By Rob Nash
I’m always surprised that my efforts to learn more about the various religions of the world result in a deeper understanding of myself. I don’t know why this should surprise me after a lifelong effort to enter into the worldviews and perspectives of my Hindu, Jewish, Buddhist, Muslim, Sikh and Taoist brothers and sisters. Always I come away from the encounter having learned something about those traditions but having learned much more about myself.
It happened again for me when I attended the Parliament of the World’s Religions in Toronto, Canada in early November. Some 7,000 people from every imaginable religious tradition came together for a long weekend of conversation and collaboration around the theme of “The Promise of Inclusion, the Power of Love: Pursuing Global Understanding, Reconciliation and Change.” I did make a small contribution by serving on a panel with Rabbi Noam Marans of the American Jewish Committee and Soumaya Khalifa of the Muslim Speakers Bureau of Atlanta. We talked about the power of interfaith pilgrimages in fostering religious reconciliation.
I attended many different sessions and wandered the halls marveling at the religious diversity. I noted the area designated for “Pagan Meet and Greet.” I listened patiently as a couple of folks from another religion attempted to “evangelize” me. I engaged in numerous conversations about the power of religion to make a difference in the world.
Mostly though, I learned about myself.
Two experiences stand out. The first was in a session on white supremacy and its devastating impact upon the world. Yes . . . the world! Dr. Jaideep Singh of California State University East Bay spoke powerfully to the startling and terrifying rise of contemporary white supremacy while Dr. Jeannine Hill-Fletcher, a Catholic theologian at Fordham University, charted the historic influence of such supremacy upon US history and politics. I learned a powerful lesson in the session about the ways in which I have benefited from the ideology of white supremacy and of my own need to seek God’s forgiveness for the ways in which I have embraced it, sometimes even without knowing it.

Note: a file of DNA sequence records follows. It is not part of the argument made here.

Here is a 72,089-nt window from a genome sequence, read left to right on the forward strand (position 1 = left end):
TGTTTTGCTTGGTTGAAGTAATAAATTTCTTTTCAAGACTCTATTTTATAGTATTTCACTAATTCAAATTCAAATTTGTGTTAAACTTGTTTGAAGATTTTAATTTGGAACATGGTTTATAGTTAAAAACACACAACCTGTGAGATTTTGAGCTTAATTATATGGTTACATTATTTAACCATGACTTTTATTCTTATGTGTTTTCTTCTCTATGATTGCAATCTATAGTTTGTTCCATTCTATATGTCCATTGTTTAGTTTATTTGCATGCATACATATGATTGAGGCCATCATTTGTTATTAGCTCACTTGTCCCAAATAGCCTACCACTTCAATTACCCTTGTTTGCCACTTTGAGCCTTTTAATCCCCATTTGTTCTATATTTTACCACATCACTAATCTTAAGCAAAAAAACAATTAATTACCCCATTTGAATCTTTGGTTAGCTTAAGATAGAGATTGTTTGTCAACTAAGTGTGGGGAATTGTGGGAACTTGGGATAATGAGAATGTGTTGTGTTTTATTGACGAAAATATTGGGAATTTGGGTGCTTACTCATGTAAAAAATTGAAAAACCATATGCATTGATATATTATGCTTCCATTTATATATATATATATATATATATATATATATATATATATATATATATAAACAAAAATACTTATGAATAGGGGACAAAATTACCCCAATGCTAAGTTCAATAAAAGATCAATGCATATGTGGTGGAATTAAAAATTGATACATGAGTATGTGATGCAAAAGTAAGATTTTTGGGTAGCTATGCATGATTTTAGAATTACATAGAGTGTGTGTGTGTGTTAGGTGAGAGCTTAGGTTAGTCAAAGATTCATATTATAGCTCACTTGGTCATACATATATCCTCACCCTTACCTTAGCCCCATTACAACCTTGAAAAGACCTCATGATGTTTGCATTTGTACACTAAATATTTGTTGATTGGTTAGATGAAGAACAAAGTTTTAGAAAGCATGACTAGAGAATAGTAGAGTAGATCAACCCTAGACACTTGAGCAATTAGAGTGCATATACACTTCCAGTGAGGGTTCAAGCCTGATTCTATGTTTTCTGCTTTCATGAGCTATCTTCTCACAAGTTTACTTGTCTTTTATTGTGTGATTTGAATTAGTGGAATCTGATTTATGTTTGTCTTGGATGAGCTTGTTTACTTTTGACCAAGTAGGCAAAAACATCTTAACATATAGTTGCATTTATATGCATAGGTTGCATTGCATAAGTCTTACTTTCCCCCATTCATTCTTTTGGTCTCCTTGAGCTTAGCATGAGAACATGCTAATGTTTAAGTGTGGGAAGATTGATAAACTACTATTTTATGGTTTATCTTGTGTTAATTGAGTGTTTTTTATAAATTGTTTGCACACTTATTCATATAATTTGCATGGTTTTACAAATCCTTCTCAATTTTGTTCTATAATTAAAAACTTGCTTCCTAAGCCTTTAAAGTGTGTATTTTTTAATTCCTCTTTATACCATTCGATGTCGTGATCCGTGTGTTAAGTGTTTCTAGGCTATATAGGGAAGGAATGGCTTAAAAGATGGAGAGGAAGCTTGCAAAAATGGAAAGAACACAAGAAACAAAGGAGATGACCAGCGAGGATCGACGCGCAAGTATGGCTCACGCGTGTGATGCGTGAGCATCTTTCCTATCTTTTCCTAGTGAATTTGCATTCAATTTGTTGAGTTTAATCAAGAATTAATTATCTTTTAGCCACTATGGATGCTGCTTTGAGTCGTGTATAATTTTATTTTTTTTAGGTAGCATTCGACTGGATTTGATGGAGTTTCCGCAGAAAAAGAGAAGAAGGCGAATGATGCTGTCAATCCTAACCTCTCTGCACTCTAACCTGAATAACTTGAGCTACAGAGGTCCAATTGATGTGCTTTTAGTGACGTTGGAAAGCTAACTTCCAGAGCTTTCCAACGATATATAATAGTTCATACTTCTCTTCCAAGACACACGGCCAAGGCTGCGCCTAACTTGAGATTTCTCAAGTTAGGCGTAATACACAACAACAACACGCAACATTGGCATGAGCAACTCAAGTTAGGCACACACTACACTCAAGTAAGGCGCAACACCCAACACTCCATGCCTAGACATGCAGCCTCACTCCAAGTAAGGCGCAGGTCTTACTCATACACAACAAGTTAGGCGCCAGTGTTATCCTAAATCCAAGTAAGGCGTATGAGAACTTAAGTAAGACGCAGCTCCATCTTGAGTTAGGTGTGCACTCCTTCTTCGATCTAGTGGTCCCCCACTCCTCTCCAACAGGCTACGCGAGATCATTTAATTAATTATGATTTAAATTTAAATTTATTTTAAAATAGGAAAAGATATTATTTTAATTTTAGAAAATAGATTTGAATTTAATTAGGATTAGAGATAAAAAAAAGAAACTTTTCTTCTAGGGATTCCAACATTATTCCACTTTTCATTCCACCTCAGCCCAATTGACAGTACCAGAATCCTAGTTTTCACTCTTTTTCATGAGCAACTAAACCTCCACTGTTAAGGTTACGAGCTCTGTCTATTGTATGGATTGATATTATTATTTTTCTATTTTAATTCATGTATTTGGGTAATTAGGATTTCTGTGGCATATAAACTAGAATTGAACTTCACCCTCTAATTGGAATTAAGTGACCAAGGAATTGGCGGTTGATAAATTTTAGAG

The second came in a session led by Dr. Carol Christ and entitled “Why We Still Need the Goddess: Religions and the Abuse of Women and Girls.” She talked about how many sacred texts, including the Bible, are infused with patriarchy and that we must seek to transform our own religious traditions to remove the systems of male dominance that legitimate violence against women and girls in the name of religion. Again, the session helped me to see the structures of patriarchy that benefit me at the expense of others.
Karen Armstrong, who wrote A History of God, paraphrased Confucius when she called upon Parliament attendees to “look into your own heart, discover your own pain, and determine not to visit that pain upon others.” It was a powerful word and one that brought the truth of my own need for conversion fully into focus. Systems of patriarchy and white supremacy don’t just hurt women and persons of color. They hurt me as well because they keep me from being the full human being that I should be. They cause me to deny full humanity to others. So let me enter into my own heart, acknowledge my own participation in such systems and determine not to visit them upon others . . . or to tolerate them in myself.